During a rather fractious meeting between Ericsson and several Navy officers, President Lincoln had taken a look at the cardboard model of the proposed vessel, a long deck, low hull, and a single two-gun turret, all of it iron plated. He settled the issue by saying, “All I have to say is what the girl said when she put her foot into the stocking. It strikes me there is something in it.” Ericsson got the contract on 15 September, 1861.
Work proceeded on both vessels with the Confederate vessel completed on 27 January, 1862. Three weeks later, on 17 February, the ship was christened CSS Virginia. The Union vessel was completed on 30 January, 1862 and was christened USS Monitor at Ericsson’s request.
Length: 172 feet.
Draft: 10 ½ feet
Freeboard (between waterline and deck): 18 inches
Turret height: 9 feet
Turret width: 20 feet
Displacement: 1000 tons
Armament: Two Dahlgren 11-inch guns
Armor: Hull and deck, one inch iron plate back by wood. The turret was all iron.
Length: 263 feet
Width: 41 feet
Draft: 22 feet
Armament: Six smoothbore cannon and four rifled guns. Also had a 1500 pound spike for ramming.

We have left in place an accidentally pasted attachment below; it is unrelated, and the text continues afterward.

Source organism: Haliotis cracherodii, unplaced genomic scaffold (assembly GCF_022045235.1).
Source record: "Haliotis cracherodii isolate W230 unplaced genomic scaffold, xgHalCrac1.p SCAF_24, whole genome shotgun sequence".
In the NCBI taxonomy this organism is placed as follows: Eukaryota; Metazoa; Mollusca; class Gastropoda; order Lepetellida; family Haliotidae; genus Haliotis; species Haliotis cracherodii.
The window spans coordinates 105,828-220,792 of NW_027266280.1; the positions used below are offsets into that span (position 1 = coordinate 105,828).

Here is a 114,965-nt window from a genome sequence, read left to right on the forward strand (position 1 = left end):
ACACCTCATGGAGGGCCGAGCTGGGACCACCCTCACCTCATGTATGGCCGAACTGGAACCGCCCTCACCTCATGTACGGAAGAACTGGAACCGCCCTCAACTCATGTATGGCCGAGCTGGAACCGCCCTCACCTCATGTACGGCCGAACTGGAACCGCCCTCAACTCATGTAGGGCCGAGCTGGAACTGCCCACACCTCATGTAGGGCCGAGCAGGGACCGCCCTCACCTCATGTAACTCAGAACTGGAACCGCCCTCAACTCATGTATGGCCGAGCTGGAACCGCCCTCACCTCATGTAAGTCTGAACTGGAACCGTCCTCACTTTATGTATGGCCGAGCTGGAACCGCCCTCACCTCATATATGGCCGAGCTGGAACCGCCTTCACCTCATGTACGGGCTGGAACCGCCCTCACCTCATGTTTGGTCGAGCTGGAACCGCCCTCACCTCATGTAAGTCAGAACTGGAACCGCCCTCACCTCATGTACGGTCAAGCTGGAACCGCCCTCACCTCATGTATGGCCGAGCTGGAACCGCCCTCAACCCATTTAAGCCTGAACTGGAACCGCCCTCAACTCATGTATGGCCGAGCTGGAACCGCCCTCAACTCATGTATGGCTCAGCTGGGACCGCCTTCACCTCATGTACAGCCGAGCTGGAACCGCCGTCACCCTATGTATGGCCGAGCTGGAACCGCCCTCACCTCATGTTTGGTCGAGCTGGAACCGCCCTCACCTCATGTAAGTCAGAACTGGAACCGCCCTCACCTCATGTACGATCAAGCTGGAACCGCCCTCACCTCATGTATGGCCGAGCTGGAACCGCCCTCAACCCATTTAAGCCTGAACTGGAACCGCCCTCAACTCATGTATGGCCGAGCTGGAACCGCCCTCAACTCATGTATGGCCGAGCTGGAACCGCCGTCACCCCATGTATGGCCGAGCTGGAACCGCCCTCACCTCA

Armor: Two inches of iron plating backed with two inches of pine and four inches of oak.
The US Navy ordered the monitor to head for Hampton Roads to fend off any attempt by the Confederates to break the blockade.
March 6, 1862: USS Monitor leaves New York harbor for Hampton Roads. It would take two days and the vessel was almost sunk by high waves. The first thing the crew found out was the ship was not designed for the open ocean.
March 8, 1862: 12:00 noon. Amid celebrations, the CSS Virginia cast off and headed up the Elizabeth River from Gosport towards Hampton Roads. In command was Flag Officer Franklin Buchanan, a former US Navy Captain who resigned his commission on the chance that his native state of Maryland would secede. When that was not the case, Buchanan tried to get back in the Navy but was refused by Secretary Welles. He now wanted to extract his revenge on the Navy by taking out as many ships as possible.
1:00 p.m. CSS Virginia enters Hampton Roads and heads toward its first target. The 24-gun sloop of war USS Cumberland. The shocked Union crewmembers soon realized that they were under attack. No one had seen a vessel like that before. Gun crews on the Cumberland began to fire on the Virginia. The shells bounced off the Virginia’s armor. Buchanan ordered full speed ahead (not easy with that weak engine) and rammed the Cumberland. The Virginia was stuck in Cumberland’s hull and was in danger of sinking when Buchanan ordered full reverse. The ram tore off and the Virginia was free.